Editor’s note: Through our “Exceptional Educator” series, Reporter Newspapers is showcasing the work of some of the outstanding teachers and school officials at our local schools. These pieces focus on influential teachers and administrators identified through their schools. If you would like recommend an Exceptional Educator, please email editor@ReporterNewspapers.net.

Stutz Wimmer

Stutz Wimmer teaches band and jazz band at The Lovett School. He’s taught at Lovett since 1987, and started teaching seven years earlier. He plans to retire at the end of this year. Under his direction, Lovett’s jazz bands have competed successfully in national competitions. In March, Lovett’s Ellington Jazz Ensemble placed third among a dozen bands from across the country selected to compete at the Swing Central Jazz Competition in Savannah, the school said. “He’s been such a huge influence on the kids,” said Jen Sarginson, associate director of communications at Lovett. “He’s just a passionate teacher and a very talented musician himself.”

Q: What attracted you to teaching at first?

A: As an undergrad/grad college student I dabbled in it some, working with local high school students on sort of a one-to-one basis, and discovered I was pretty good at it.  (Though, in my mind, I was a player first.)

In truth, grade schools had been rough on me.  By the time I’d graduated from high school I had become about as “disengaged” from school as one can be.  That said, I had some wonderful, inspiring teachers/mentors in college.  And the band director under whom I student taught was among the most successful folks in the region.  In hindsight, they were some of the best role models one could have had. I was hooked.

Q: Has the appeal changed? 

A: It hasn’t!  Honestly…as I look at retirement in just a few weeks, I truly feel that I’ve never had to really “work” for a living. Teaching is such a kick. There’s nothing more rewarding than to help young people get excited about the thing you are so excited by personally. Music must be the easiest subject of all to teach when it comes to getting kids to fall in lock-step.

Q: What keeps you going year after year? 

A: I’ve never really seriously thought about doing anything else. I do love the challenge, especially as you see a group continue to progress as they grow older.  Many of my students started working with me as sixth graders…some even before.  By the time they graduate (graduating 13 this year), we all understand the program and each other.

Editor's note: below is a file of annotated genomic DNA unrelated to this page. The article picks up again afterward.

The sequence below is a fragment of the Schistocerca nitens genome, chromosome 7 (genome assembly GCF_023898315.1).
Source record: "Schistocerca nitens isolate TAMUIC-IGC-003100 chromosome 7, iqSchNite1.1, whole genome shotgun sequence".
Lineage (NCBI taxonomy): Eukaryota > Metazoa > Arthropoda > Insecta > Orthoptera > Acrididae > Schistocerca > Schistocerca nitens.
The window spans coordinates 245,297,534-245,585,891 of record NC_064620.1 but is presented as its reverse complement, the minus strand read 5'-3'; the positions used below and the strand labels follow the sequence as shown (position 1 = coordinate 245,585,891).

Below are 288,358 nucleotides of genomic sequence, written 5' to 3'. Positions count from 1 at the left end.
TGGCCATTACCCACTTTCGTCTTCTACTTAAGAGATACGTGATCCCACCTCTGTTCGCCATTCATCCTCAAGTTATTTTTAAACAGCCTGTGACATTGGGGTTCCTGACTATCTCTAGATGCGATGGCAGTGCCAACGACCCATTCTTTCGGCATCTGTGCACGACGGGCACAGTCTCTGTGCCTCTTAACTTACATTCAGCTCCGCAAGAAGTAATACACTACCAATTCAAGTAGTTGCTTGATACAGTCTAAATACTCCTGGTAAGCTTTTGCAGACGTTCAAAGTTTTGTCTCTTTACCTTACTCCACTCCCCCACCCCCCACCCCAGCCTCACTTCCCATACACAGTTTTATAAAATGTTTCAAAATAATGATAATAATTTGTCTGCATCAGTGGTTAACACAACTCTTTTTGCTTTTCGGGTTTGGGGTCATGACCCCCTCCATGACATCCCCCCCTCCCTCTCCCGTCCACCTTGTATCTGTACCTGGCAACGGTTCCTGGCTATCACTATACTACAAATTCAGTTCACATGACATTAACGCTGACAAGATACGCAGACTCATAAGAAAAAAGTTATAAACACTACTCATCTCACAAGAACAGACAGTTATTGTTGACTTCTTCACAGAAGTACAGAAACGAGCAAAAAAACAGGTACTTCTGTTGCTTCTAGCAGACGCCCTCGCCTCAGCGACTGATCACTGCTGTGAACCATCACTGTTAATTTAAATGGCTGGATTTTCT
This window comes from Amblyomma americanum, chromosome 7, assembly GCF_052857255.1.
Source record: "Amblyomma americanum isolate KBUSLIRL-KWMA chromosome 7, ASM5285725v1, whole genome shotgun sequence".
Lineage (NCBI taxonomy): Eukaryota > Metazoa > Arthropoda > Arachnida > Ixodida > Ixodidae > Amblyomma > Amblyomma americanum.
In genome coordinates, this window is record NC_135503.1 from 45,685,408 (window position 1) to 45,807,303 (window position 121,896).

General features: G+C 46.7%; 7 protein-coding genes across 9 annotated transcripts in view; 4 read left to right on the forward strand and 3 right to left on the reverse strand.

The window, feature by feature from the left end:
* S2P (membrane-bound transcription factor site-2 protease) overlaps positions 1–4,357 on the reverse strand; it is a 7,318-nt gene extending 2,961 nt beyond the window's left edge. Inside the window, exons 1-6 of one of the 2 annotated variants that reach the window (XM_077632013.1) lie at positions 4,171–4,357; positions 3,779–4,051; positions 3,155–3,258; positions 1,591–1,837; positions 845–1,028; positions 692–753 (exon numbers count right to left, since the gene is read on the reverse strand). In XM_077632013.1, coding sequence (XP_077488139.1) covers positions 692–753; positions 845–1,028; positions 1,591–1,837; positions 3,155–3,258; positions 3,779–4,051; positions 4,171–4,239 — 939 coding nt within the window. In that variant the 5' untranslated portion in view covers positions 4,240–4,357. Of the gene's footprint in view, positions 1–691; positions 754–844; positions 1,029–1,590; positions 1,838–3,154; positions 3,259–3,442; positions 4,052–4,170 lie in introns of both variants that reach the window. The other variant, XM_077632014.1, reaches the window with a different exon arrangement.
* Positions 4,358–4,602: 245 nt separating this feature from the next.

It’s a very personal and gratifying thing. I can count on one hand the number of days in 37 years when I wasn’t eager to get back to school. And the Lovett School is probably as good a place to work as any place can be. It’s an amazingly supportive family of like-minded people, guided by some of the brightest and capable folks I’ve ever encountered…truly amazing.

Q: What do you think makes a great teacher?

A: That, of course, differs from teacher to teacher.  For me, an effective teacher has to be passionate, committed and deeply knowledgeable about the subject.  Kids can see right through a teacher who lacks sincerity or skill. They “get it” so fast! If you love the subject, as I do, and the enthusiasm for it spews out of you like I’m told it does in my case, you can’t help but inspire most of the students.

Tenacity is also key. I’ve never been much of one to accept “no” for an answer.  (It’s gotten me in a pickle on more than one occasion!) Fortunately, Lovett has been a Godsend for me in that regard, too. The administration has supported pretty much every out-of-the-box idea I’ve ever presented. To be honest, I’m a bit of an iconoclast by nature. Same-old, same-old doesn’t work very well for me. It’s important that the kids find relevance in the work they are asked to do. That’s where my own high school education ran off the rails. Because of that, I’ve taken great care in keeping that from happening to the kids in my charge.